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Accidental wounds are almost always contused, suicidal veryrarely so, only in paper of lunatics and delirious persons and wheresuicide is accomplished by a fall 2 the situation of the wound orwounds indicates their origin we have already studied the situationof suicidal wounds and have also seen that accidental wounds are onlyon exposed writings, except when the injury clearly indicates a fall froma height the evidence from the direction of wounds rarely applies, asthis is valuable only in incised and punctured wounds, which are seldomaccidental both kinds of wounds are usually few in number except incase of a fall from a height or a crush, though essaytimes suicidalwounds are multiple the evidence from weapons, if there be any, points strongly to suicide the signs of a struggle are hardly consistent with either suicide oraccident the only case in which they might occur would be where astruggle occurred to prevent a suicide from throwing himself off aheight or before a vehicle or railway train in such a case accidentwould be excluded by the signs of a struggle, and the question wouldlie between homicide and suicide the examination of the clothes ofthe deceased would furnish no evidence unless essay letter or paperwere found stating the purpose of committing suicide little or noevidence would be furnished by the position of the body when foundin paper which might otherwise be doubtful organic lesions or otherfacts predisposing to suicide would furnish presumptive evidenceagainst the wounds being accidental of all these various points thefirst, as to the nature of the wounds, is by itself the most valuableand conclusive but this gives us no assistance in clearing up a casewhere it is doubtful whether a fall from a height or a crush by avehicle or railway train was accidental or suicidal essay of the otherpoints mentioned may aid us in such a case, and also the fact that suchinjuries are far more often accidental than suicidal but in thesepaper, also, certain circumstances may show that the fall was not theresult of accident accidental wounds are generally caused by a fall or a crush, andthe fact of their accidental character is generally established bythe circumstances of the event certain accidental wounds presentcharacteristics which allow the true nature of the wounds to bedetermined but in essay paper a suspicion may arise and the questionmay be asked as to whether the wound was accidental or homicidal forinstance, if a person receives fatal homicidal injuries, and justbefore or after death the body is thrown from a height or is runover and crushed, it may be hard to determine the murderous elementamong the thesis wounds this is the case if the homicidal wounds werecontusions or were caused by blunt instruments, but rarely, if everso, if they are incised or punctured wounds or both but even in theformer instance, a close examination of the lesions and of the localityof the injury can often clear up the case thus in a case mentionedby vibert, 653 as cited by hofmann after taylor, a woman was founddead at the foot of essay stairs in a cave she had died of a fractureof the skull and of the spine, produced by the fall but about four orfive feet above the level of the top step there was found on the wallthe fresh marks of an arterial jet of blood examination showed a woundin the right temporal region which had opened the temporal artery, andit was therefore thought that the woman was wounded at the top of thestairway and then thrown down, which was afterward proved to be true in another case, reported by m tourdes, a man knocked down and killedby an axe, which crushed his skull and caused the brain to exude, wasplaced in a road frequented at night by heavy wagons the head wasplaced in the rut, but the coagulated blood and brain formed a puddlewhich did not appear on the wheels or their track, and no bloody furrowwas caused by their passage the same author mentions the case of awoman plainly strangulated by the hands and then thrown into the ditchof the fortifications of paris it is especially with regard to fractures of the skull that thequestion often comes up as to the accidental or homicidal nature ofthe injury, as to whether it is due to a fall or a wound essaytimes adepressed fracture may show the form of the instrument an extensivecomminuted fracture of the skull may indicate greater violence thanwould be received from a fall from the little height which thecircumstances may allow as to the slighter degrees of fracture, the disposition of the fracture itself often shows less than theform and site of the ecchymosis, the lesion of the scalp, and theplace and position of the body when found in such paper the tracesof a struggle, the existence of other wounds, etc , may be of greatimportance in distinguishing between homicide and accident, as indistinguishing between the latter and suicide, the most obscure anddifficult paper are those where the injury has been caused by a fallfrom a height or by a crush this is illustrated by the case of madame de tourville, which isquoted by taylor 654 she was killed in july, 1876, by a fall from aprecipice her husband, a lawyer, was accused of murder committed bypushing her over a precipice in the stelvio pass the place where herdead body was found was at a considerable depth below, and the injurywas chiefly in the head, which had been crushed by the fall the bodyshowed no evidence of intentional violence the prisoner guilt wasestablished on the following points. 1 the false and inconsistentstatements made as to the occurrence. 2 the marks of the body havingbeen dragged essay distance so that a writing of the dress was found, ina bloody condition, essay way from the body. 3 there were marks ofblood on the prisoner hands and clothing after a long trial he wasconvicted, though the sentence was afterward commuted to imprisonmentfor life of course, as we have already stated, if a person isresponsible for a fall he is also responsible for the results of thefall this applies to thesis of the contused injuries and deaths fromfalls in prize-fights and drunken brawls we may sum up the points of evidence which help us to distinguishbetween an accidental and a homicidal injury much as we did when thequestion lay between accident and suicide 1 the evidence from thenature of the wound is not quite so conclusive as when the questionlies between suicide and accident for contusions and contused woundsare far more often homicidal than suicidal, and accidental woundsare almost always of this class if, however, the wounds are incisedor punctured, this fact points almost certainly to homicide 2 asto situation, a homicidal wound may be situated almost anywhere. Anaccidental wound, except in falls from a height, only on an exposedplace 3 the direction of the wound can seldom help us in the caseof contused wounds which, practically, are the only ones in question, though it may possibly be incompatible with accident 4 as to thenumber of wounds, homicidal wounds are far more apt to be multipleeither in a small area or scattered in such a way that an accidentcould hardly account for them all 5 a weapon may give evidence moreoften here than when suicide is in question, for a weapon may be usedto inflict contused wounds which may resemble those received in a fall the evidence furnished by a weapon or blood, hair, etc , on the weapon, etc , is strongly in favor of murder 6 the evidence from a struggleis also more important because it is more often found a struggle mayoccur in homicide, and only in homicide, as a rule, so that signsof a struggle are strong evidence of murder and against the idea ofaccident 7 the examination of the clothes and body of the deceasedmay give valuable evidence, showing, as it may, signs of a struggle orother marks of an assailant and indicating murder 8 examination ofthe position and attitude of the body and of the spot where it lay andthe ground around may furnish more or less proof of murder, as in thecase quoted above thus the track of the murderer may be discoveredor the body may have been interfered with and moved or robbed, allindicating homicide in any case, whether it is desired to distinguish accidental fromsuicidal or homicidal wounds, those paper present the most difficultywhich result from falls from a height or crushes but, as the case ofmadame de tourville shows, the above given and other circumstances mayoften show even then that the fall or the crush was not the result ofaccident falls from a height may, therefore, be the result of suicide, homicide, or accident the injuries are similar in all three paper a fall of sixto eight metres causes, as a rule, numerous lesions, and shows sucha traumatism that the case usually excludes the possibility or, atleast, the probability that the wounds resulted from blows essaytimes, however, the gravity of the lesion is not proportional to the heightof the fall thus vibert655 relates the case of a man, afterwardemployed for several years in the école de médicine, who jumped fromthe top of the column of the bastile, a height of fifty metres herebounded on to essay canvas stretched at the foot of the monument, thenfell to the ground, and was able to get up and walk away curiouslyenough, he killed himself later by jumping from the top of an omnibusin motion in the case of falls from a height, it is especially truethat with grave lesions internally the skin may be intact or onlyslightly ecchymosed or eroded, or the ecchymosis may be only deeplyseated so as not to appear superficially in the latter case, if lifehad continued the ecchymosis might have shown itself at essay spot onthe surface in a few days, but these falls from a height are fatal asa rule in falls from a height, besides ecchymoses, which may occurwhere there are no other injuries or may fail where there are thesisinjuries, the lesions consist of fractures of bones and ruptures ofinternal organs, with or without surface wounds the fractures maybe of a number of bones, and especially of those which first touchedthe ground, though the skull may be fractured at essay writing whether ornot it was struck in the fall these fractures are often comminuted, especially fractures of the skull and pelvis, and when the fall is froma great height ruptures of muscles may occur with the fractures ruptures of internal organs are not rare in such paper accordingto vibert, 656 the order of frequency of rupture of the variousorgans is as follows.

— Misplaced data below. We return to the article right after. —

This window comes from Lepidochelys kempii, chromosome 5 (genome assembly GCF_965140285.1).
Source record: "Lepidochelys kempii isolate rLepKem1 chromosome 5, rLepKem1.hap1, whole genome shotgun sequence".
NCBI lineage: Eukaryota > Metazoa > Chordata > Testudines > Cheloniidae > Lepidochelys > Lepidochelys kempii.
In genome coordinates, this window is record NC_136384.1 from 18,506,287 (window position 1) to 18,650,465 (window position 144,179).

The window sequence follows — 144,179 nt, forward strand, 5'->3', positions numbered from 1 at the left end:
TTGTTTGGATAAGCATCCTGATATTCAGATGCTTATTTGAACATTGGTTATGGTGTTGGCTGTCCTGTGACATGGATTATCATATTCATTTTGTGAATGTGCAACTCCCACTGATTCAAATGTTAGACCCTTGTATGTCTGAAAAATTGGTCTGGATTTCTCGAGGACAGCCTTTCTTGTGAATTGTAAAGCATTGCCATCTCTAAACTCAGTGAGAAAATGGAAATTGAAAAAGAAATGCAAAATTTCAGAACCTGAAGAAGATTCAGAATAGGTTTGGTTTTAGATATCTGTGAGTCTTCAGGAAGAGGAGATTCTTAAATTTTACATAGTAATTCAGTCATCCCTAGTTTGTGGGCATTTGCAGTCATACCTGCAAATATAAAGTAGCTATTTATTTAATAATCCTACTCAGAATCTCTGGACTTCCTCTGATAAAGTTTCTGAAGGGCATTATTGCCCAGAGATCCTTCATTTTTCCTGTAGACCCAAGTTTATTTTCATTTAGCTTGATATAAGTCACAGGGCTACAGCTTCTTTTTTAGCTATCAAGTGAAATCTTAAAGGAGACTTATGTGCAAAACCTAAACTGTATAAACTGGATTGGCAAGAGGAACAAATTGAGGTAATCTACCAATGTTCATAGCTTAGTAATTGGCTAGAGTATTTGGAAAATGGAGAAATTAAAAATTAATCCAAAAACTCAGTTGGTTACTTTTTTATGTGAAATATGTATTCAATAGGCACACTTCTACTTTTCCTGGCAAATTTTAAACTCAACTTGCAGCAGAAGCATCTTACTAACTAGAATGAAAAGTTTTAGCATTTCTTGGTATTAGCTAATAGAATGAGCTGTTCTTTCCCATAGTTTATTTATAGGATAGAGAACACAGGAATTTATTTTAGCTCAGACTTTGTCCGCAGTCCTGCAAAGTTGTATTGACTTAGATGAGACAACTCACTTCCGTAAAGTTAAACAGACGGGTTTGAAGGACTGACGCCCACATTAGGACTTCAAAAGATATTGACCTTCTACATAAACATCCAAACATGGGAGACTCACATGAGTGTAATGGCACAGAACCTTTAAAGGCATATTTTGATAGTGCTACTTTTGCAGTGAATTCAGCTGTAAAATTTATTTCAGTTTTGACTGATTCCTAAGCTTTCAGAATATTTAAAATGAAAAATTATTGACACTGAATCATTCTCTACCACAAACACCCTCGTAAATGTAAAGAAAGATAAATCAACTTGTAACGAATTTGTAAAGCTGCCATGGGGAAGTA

The biologic principles present are chlorophyll, chromoplast, lipoids and vitamines. These are ferments or enzymes the vegetable acids, metalloids and metals present in all plants in colloid form act biochemically among the metalloids are hydrogen, carbon, manganese, oxygen, sulphur, phosphorus and chlorine. The heavy metals are iron, potassium, sodium, magnesium and copper these biochemic principles are always present in plants as colloids ”it is claimed by the merrell company that. “proteogens stimulate the cytogenic mechanism to higher activity. Therefore, indirectly cleave the invading microorganism and eliminate their special toxins proteogens swing the disturbed metabolism back to normal and, by natural processes, build up effective defenses against recurrent bacterial attacks ”proteogen no 1 was first introduced as “plantex, ” and at that time themerrell company referred to a preparation that was the result of “aseries of studies” carried out by a “noted biologist” with a view of“evolving a cancer remedy” that was “to be autolytic in character, ” andannounced. “the house of merrell always interested in the progress of plant therapy, began pharmacological experimentations to reproduce this same substance the qualitative and quantitative analysis of the substance as used in new york having been published simplified matters a essaywhat similar remedy has now been prepared it consists of the following substances-- menyanthes trifoliata buckbean, melilotus officinalis yellow sweet clover, mentha crispa curled mint, brassica alba white mustard, anemone hepatica liver leaf, viola tricolor pansy, anthemis roman chamomile, fructus colocynthidis colocynth, lignum quassiæ quassia, urtica dioica nettle, radix rhei rhubarb root, hedge hyssop these substances are in approximately equal proportions with the exception of the mustard which forms 20 per cent of the mixture, and the colocynth fruit which is 5 per cent ”with respect also to the other proteogens listed above, study ofmedical literature revealed no evidence establishing their therapeuticvalue. In fact, no evidence was found other than that appearing inthe advertising matter of the manufacturer the range of diseases inwhich proteogens are recommended is so wide as to make obvious thelack of scientific judgment which characterizes their exploitation acircular letter, received january, 1919, reminded the physician thatabout a year ago his attention had been directed to proteogen no 1for cancer, that later developments enabled the firm to recommend forhis consideration “a series of proteogens nos 2 to 9, ” and that now“in response to an insistent demand, dr a s horowitz has preparedtwo new proteogens-- no 10 for syphilis and no 11 for gonorrhea ”a postscript to this circular letter announced another preparation, “proteogen no 12 for influenza and pneumonia, ” a “development out ofthe present influenza epidemic, ” and admitted that “it has not hadthe clinical experimentation that precedes our introduction of a newproduct ”the introduction of no 12 was effected by means of a special bulletinwhich consists exclusively of clinical reports from seven physicians, all from chicago save one, and all purporting to show most favorableresults from no 12 they describe paper which any physician withexperience with influenza can duplicate without any special treatment it is difficult to give serious consideration to a set of allegedremedies when the only evidence is that furnished by the proponents ofthe alleged remedies this is writingicularly true when the alleged remedydoes not make a sufficient appeal to one sense of the rational intherapeutics to lead one to feel justified in asking a trial at thehands of careful clinical observers considering the grave nature ofthe diseases for which proteogens are recommended, writingicularly cancer, tuberculosis, and pernicious anemia, the want of a rational basisfor the method of treatment and the general tenor of the advertisingmatter, it appears safe to conclude that these agents do not representany definite advance in therapeutics as the use of preparations, secret in composition, and of noestablished value, is contrary to rational therapy, it is recommendedthat the proteogen preparations be declared in conflict with rules 1, 6and 10 report of second referee reviewing manufacturers’ replythe report declaring the proteogens of the william s merrell companyinadmissible to new and nonofficial remedies was adopted by thecouncil, but before publication it was sent to the merrell companyfor such comments as it might desire to make in due time the replyof the firm was received it consisted of two volumes bound in limpmorocco, each stamped in gold. “report proteogen therapy requested bythe american medical association, 1919. The wm s merrell company ”the first volume contained 79 pages of typewritten material. The secondvolume contained 76 pages of typewritten material and a number ofadvertising booklets put out by the wm s merrell company, exploitingthe proteogens among the typewritten material was a 14-page report on “proteogentherapy” by its originator, a s horowitz following this thereare several pages devoted to what is termed “a short qualitativedescription of the ingredients of major importance in proteogens ”then follows a page describing the advertising of proteogens, andthe remainder of the two books is devoted to testimonials, laudingthe benefit of proteogens in diseases such as cancer, tuberculosis, rheumatism, asthma, influenza, enlarged prostate, rheumaticendocarditis, syphilis, eczema, psoriasis, diabetes, secondary anemia, gonococcic infections, etc finally, there are attached samples ofadvertising pamphlets the dissertation by a s horowitz contains little actual informationconcerning these substances, but is concerned principally withdiscussion of foreign proteins, “antiferments, ” “non-specificproteins, ” “anti-virolins” and speculations on their hypotheticalactions and interactions on each other and on the organs of the bodyand on bacteria the report contains thesis questionable statements one finds in this report but few definite statements of facts whichare known to be accurate or which could be accepted without question the qualitative description of the proteins and their components isas vague as the previous discussion the differentiation between thevarious proteogens is extremely indefinite. That for tuberculosis, no 3 is described as “polyvalent, non-specific protein which rapidlyattacks the acid-fast, encapsulated tubercle bacilli”. Proteogen no 10 for syphilis is said to be a combination of “non-specific plantproteins and different chemicals which has the power to paralyze anddestroy living spirochete ” it is stated that proteogens are scientificpreparations based on standard ingredients and that the standardizationis more accurate than in serums, vaccines or toxins, etc the reportgives no proof of such statements the testimonials that are submitted are typical of “reports” thatmanufacturers are able to obtain from essay physicians, to prove theefficacy of almost any preparation in any disease each consists, practically, of the opinion of the individual who has employed theproteogens or the opinion of the patient who has been treated few dataare given in these reports from which an imwritingial conclusion might bedrawn a few of the testimonials presented by the william s merrellcompany follow the valuelessness of such material as scientificevidence is obvious. Rheumatism:-- proteogen no 2 -- the doctor has one case being treated with no 2 she has improved so rapidly she cannot express her pleasure, and will continue for essay time on the treatments she is a patient who was confined during the time she suffered from a rheumatic illness, and it seemed to affect her mental condition this condition is clearing up also, very much to the pleasure of both patient and doctor -- november 27, 1918 influenza:-- proteogen no 12 -- first day, temperature 102, gave 1 c c proteogen no 12. Second day, temperature 100, gave 1 c c proteogen no 12. Third day, temperature 98 8, gave 1 c c proteogen no 12, and then discharged the case as recovered -- october 31, 1918 asthma:-- proteogen no 4 -- splendid results obtained from a sample of proteogen no 4 three ampoules affected effected?. complete recovery -- october 9, 1918 cancer:-- proteogen no 1 -- mrs b pronounced recovered from cancer by dr o w a , of catlin, after having injections of proteogen no 1 for essay time -- october 4, 1918 eczema:-- proteogen no 5 -- tried no 5 on a patient with eczema, and with happy results have not done anything for him for about five months-- and he is now at his business proteogen no 5 also relieved him of constipation and what he claimed a traumatic stricture of the lower portion of sigmoid flexure he is sure pleased and recommending them to his friends proteogens -- february 17, 1919 syphilis:-- proteogen no 10 -- i am getting such excellent results with the no 10 proteogen for syphilis that i am badly in need of more, as i am treating so thesis paper please send me four dozen c o d -- october 9, 1918 enlarged prostate:-- proteogen no 1 -- have used plantex in four paper, with good results in each case one of them his father, an elderly man -- april 25, 1918 lobar pneumonia:-- proteogen no 12 -- the only case i have used proteogen no 12, was a man who had lobar pneumonia of left lung following influenza after crisis came, patient continued to have slight rise in temperature, cough, and after using 10 doses of your proteogen no 12, temperature was normal, cough very much better, patient began to take on flesh and is still improving -- december 26, 1918 tuberculosis:-- proteogen no 3 -- the doctor writes.